Much previous work relating to the societies has focused on their role in providing a form of rudimentary social welfare and, to a much lesser extent, on their political involvement in shaping a political movement that eventually resulted in state-provided old-age pensions and social insurance. Many of the society's leaders espoused a liberal political ideology, encouraging individual responsibility and resisting government intervention into the realm of insurance or social welfare. (9) The societies emerged as political actors during the 1880s and 1890s, at the moment when they faced a potential financial crisis. (10) Friendly society leaders organized an active political lobbying campaign, opposing government-sponsored old-age pensions. (11) In this campaign, the leaders supported voluntarism, an aspect of working-class politics that has often been overlooked in studies that focus on other forms of working-class political action, such as the cooperatives, trade unions, and the emerging Labour Party. Local friendly society records detail the specific ways working men manifested this voluntarist impulse in their charitable activities.
Relatively little systematic research has been conducted regarding workingclass charitable efforts. Most studies of Victorian welfare center on middle- and upper-class philanthropic phenomena. (12) Only a few authors have discussed working-class charities, focusing on the governance problems associated with charities that ostensibly included some working-class involvement. (13) Other authors have investigated the spontaneous and informal helpfulness which characterized most neighborhoods or informal working-class charities, and the ways in which representatives of middle-class charitable, social, and political groups befriended people in poor neighborhoods. (14) But the friendly societies, practicing the ideas of voluntarism and mutual aid that their movement articulated, directly engaged members of the middle class on their own terms. In doing so, these working men used friendly societies to create a distinctly Victorian response to economic, social, and political conditions.
At least initially, much of their philanthropic work was an extension of the medical benefits and insurance that the societies provided. In the administration of their medical benefits and associated medical charities, members of the working class generated a distinctive social and moral milieu based on private discipline and public mutualism. Discipline and mutualism reinforced each other in a dynamic fashion, both within the working class and between the working class and other classes. These relationships developed as mutually reinforcing instances of respectable public and private behavior.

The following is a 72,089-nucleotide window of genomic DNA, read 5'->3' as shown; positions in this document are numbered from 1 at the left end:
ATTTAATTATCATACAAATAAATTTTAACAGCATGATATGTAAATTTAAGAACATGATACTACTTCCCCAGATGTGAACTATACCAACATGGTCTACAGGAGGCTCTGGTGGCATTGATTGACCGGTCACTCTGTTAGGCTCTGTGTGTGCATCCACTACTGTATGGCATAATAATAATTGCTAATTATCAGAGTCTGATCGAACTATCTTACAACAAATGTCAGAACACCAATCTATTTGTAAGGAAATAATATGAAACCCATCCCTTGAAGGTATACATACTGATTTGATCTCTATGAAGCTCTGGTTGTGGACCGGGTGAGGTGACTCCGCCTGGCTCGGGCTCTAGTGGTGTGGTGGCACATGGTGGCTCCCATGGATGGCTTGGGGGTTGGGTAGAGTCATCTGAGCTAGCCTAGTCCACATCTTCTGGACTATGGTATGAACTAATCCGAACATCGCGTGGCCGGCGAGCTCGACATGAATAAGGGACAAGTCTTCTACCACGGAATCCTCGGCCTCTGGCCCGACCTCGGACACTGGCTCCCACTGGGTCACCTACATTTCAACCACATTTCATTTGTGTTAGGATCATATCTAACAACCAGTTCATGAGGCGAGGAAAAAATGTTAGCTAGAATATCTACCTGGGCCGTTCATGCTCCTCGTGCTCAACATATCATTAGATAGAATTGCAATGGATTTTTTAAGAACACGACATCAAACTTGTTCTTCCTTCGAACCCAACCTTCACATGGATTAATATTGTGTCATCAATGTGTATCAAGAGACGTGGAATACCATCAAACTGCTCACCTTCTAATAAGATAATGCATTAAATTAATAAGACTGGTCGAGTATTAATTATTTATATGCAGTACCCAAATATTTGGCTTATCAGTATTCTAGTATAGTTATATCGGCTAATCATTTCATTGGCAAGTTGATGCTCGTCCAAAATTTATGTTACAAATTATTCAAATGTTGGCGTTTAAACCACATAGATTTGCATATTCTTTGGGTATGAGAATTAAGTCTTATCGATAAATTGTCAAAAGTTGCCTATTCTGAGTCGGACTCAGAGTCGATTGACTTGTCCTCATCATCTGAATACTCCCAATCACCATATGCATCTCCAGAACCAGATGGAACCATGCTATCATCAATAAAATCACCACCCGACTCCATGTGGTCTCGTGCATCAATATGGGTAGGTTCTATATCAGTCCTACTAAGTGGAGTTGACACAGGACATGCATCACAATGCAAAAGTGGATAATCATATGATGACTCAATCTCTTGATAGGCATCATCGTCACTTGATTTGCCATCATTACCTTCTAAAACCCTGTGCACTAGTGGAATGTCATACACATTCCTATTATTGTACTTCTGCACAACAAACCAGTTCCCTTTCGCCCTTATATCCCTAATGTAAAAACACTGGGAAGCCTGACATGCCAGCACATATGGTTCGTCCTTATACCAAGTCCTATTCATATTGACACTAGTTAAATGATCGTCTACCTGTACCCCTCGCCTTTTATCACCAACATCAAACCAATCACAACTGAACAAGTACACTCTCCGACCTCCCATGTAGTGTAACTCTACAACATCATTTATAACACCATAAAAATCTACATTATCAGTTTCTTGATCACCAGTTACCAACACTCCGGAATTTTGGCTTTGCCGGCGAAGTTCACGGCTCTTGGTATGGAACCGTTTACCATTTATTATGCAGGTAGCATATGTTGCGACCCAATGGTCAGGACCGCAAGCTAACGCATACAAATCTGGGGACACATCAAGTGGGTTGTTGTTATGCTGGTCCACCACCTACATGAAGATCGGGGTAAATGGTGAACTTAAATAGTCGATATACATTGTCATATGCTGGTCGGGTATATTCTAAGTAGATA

Although the topic of respectability is far from uncontested or completely understood as it concerns the British working class, we do know that it cannot be regarded as a universal normative mode. Historians have recognized that the doctrine was produced, reproduced, and revised over time and within specific social and cultural contexts. (15) In friendly societies, the elements of respectability promulgated by local leaders and members of friendly societies differed greatly from those of the national leaders (even though they ostensibly shared the membership's working-class background), as well as from members of the middle class.
This phenomenon can be seen first in the societies' administration of their medical benefits programs, out of which many of their charitable efforts evolved. (16) Under most circumstances, medical care was administered flexibly and liberally. Although national leaders tended to discourage the practice, members were usually granted sick pay and medical attendance even if they had fallen weeks behind in their payments. (17) And although most clubs banned drinking, being outdoors, or working while receiving sick pay, more than one "sick visitor" (that is, the fellow member sent round to offer moral support for the ill member, or to investigate suspected fraud) turned a blind eye to rule breaking. Others, like …
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Publication information: Article title: Friendly Society Discipline and Charity in Late-Victorian and Edwardian England. Contributors: Prom, Christopher J. - Author. Journal title: The Historian. Volume: 72. Issue: 4 Publication date: Winter 2010. Page number: 888+. © 2009 Phi Alpha Theta, History Honor Society, Inc. COPYRIGHT 2010 Gale Group.